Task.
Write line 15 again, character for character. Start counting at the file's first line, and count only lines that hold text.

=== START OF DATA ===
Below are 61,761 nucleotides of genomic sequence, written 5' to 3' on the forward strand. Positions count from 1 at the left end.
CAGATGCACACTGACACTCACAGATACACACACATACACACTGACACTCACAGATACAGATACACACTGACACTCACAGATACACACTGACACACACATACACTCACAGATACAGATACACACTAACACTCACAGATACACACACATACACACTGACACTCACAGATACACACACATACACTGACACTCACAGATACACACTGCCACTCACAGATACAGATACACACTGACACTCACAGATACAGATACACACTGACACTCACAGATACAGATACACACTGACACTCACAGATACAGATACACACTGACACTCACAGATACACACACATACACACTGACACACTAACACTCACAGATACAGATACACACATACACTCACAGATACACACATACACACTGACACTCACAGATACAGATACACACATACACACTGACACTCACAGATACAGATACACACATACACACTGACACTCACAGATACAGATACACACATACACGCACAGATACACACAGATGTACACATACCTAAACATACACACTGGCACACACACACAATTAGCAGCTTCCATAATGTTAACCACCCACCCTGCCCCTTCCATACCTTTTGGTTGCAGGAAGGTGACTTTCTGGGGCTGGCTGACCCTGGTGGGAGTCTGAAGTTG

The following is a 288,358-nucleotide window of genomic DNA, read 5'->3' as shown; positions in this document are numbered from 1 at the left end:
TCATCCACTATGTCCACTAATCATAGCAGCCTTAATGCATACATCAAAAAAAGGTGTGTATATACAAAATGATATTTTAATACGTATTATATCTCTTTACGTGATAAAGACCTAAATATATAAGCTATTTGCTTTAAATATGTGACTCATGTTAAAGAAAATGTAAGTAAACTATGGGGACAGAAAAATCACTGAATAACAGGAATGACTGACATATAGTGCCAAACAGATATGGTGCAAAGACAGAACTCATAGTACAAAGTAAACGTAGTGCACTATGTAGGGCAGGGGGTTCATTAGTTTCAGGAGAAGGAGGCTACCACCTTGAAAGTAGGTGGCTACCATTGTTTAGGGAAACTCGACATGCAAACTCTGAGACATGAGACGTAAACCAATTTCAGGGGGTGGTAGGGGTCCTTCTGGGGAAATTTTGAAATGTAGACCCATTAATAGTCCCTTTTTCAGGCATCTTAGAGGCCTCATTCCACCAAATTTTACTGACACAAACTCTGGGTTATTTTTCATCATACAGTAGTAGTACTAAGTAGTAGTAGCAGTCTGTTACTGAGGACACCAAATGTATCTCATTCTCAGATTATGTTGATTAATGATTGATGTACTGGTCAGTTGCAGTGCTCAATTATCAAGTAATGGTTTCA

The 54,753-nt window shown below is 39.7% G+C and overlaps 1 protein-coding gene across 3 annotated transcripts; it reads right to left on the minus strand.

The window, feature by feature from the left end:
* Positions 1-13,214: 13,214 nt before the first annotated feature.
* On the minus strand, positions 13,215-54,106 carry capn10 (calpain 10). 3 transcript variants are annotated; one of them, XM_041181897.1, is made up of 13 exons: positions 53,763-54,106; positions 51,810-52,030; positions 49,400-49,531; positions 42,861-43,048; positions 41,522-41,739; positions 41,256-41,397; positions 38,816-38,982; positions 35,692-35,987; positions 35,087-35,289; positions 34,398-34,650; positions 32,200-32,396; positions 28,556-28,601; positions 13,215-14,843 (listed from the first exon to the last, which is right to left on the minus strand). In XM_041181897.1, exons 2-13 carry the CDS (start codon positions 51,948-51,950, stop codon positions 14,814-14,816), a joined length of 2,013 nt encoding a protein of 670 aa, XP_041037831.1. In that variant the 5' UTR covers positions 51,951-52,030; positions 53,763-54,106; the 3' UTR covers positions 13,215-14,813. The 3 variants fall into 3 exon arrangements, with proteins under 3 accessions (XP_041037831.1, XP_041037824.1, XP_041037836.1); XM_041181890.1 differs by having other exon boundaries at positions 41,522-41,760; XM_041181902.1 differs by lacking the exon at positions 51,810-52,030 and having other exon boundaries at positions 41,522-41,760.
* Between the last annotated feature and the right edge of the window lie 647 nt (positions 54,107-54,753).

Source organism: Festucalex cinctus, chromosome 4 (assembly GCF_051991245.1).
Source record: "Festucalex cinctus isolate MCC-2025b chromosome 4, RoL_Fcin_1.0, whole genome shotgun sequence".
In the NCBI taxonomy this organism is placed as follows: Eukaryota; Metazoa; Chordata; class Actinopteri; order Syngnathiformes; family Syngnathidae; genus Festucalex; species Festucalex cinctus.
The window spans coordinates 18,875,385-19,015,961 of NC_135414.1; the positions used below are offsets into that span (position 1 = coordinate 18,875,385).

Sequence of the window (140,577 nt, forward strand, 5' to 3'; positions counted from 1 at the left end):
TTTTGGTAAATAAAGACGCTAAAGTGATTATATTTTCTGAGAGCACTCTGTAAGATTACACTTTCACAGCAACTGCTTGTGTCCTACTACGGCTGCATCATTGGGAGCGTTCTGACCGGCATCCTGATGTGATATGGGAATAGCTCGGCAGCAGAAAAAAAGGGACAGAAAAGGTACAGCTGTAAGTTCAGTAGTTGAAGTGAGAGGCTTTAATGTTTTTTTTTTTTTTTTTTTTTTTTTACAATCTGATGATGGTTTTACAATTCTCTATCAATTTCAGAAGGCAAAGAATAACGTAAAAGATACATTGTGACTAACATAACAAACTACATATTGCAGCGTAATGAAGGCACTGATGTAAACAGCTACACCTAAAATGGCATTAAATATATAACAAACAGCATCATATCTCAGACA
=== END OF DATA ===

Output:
TTTTGGTAAATAAAGACGCTAAAGTGATTATATTTTCTGAGAGCACTCTGTAAGATTACACTTTCACAGCAACTGCTTGTGTCCTACTACGGCTGCATCATTGGGAGCGTTCTGACCGGCATCCTGATGTGATATGGGAATAGCTCGGCAGCAGAAAAAAAGGGACAGAAAAGGTACAGCTGTAAGTTCAGTAGTTGAAGTGAGAGGCTTTAATGTTTTTTTTTTTTTTTTTTTTTTTTTACAATCTGATGATGGTTTTACAATTCTCTATCAATTTCAGAAGGCAAAGAATAACGTAAAAGATACATTGTGACTAACATAACAAACTACATATTGCAGCGTAATGAAGGCACTGATGTAAACAGCTACACCTAAAATGGCATTAAATATATAACAAACAGCATCATATCTCAGACA